You’re in the psych ward of the Auburn Prison in New York state. It’s 1914, and conditions are none too luxurious: there’s a padded cell caked in the bodily fluid stains of yesteryear, and you’re huddled in the corner. A petty thief from Manhattan’s Lower East Side, you’re having a bit of a nervous breakdown due to the bad food, bad company and general chilliness of the building.
In comes Dr. John T. Gerin, prison physician. He walks right up to you, his gold pocket watch chain dangling from his vest, leans over with his hands on his knees and begins screaming incomprehensibly in your face. He’s close enough to you to feel flecks of spittle that — most awfully of all — must pass through the filter of his preposterous ear-to-ear mustache, which is redolent of mustard and creamed corn.
Would that be enough to drive you permanently insane?
If one believes accusations leveled at Gerin in 1914, the scenario is not hard to imagine. According to a New York Times report from that year, George W. Blake, a “special prison investigator” for New York Governor William “Plain Bill” Sulzer, said that Auburn prison had extremely bad conditions, and Gerin was a big part of the problem. Blake charged “that a number of prisoners were driven insane through punishment administered at the institution and that Dr. Gerin was largely responsible for cruel and brutal disciplinary measures.”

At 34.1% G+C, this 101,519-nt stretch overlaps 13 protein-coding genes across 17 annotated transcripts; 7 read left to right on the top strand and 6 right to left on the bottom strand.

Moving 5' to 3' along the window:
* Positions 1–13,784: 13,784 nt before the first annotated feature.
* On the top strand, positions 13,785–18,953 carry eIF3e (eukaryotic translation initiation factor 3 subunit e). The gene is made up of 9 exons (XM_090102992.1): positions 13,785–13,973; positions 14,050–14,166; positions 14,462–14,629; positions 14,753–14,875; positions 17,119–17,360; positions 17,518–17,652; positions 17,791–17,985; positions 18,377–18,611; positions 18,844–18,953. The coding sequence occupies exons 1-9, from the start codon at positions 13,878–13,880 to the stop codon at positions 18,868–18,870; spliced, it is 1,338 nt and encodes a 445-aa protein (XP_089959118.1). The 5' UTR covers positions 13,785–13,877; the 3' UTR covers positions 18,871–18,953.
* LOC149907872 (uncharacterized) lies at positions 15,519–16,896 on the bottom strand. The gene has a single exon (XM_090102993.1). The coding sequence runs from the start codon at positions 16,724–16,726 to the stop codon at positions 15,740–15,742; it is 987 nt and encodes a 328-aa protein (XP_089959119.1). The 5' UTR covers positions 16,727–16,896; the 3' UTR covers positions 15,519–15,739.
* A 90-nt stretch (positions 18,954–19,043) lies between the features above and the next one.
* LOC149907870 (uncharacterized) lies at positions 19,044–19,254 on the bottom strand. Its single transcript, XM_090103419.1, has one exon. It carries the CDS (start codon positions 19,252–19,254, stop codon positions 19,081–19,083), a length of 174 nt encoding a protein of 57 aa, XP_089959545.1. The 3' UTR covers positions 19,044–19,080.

The State Prison Commission eventually cleared Blake of those charges. But it’s worth noting that New York politics — and its commissions — were incredibly corrupt in those days. In fact, Sulzer was later impeached, and historians believe that it was because he refused to abide by New York City political machine Tammany Hall’s instructions about who to appoint on commissions.
The scant historical data leaves us little evidence to settle the matter besides Gerin’s outrageous Franz Josef mustache. (So named because the Emperor of Austria sported a similar one around the same period — a subject for another chapter.) Our resident psychoanalyst says that Gerin’s Geraldo-embarrasing ‘stache hints at a deep-seated sadism, a fear of expressing feelings and, given the hair style’s namesake, delusions of grandeur.
Enough to posthumously convict a man of the wanton neglect of prisoners? You be the judge.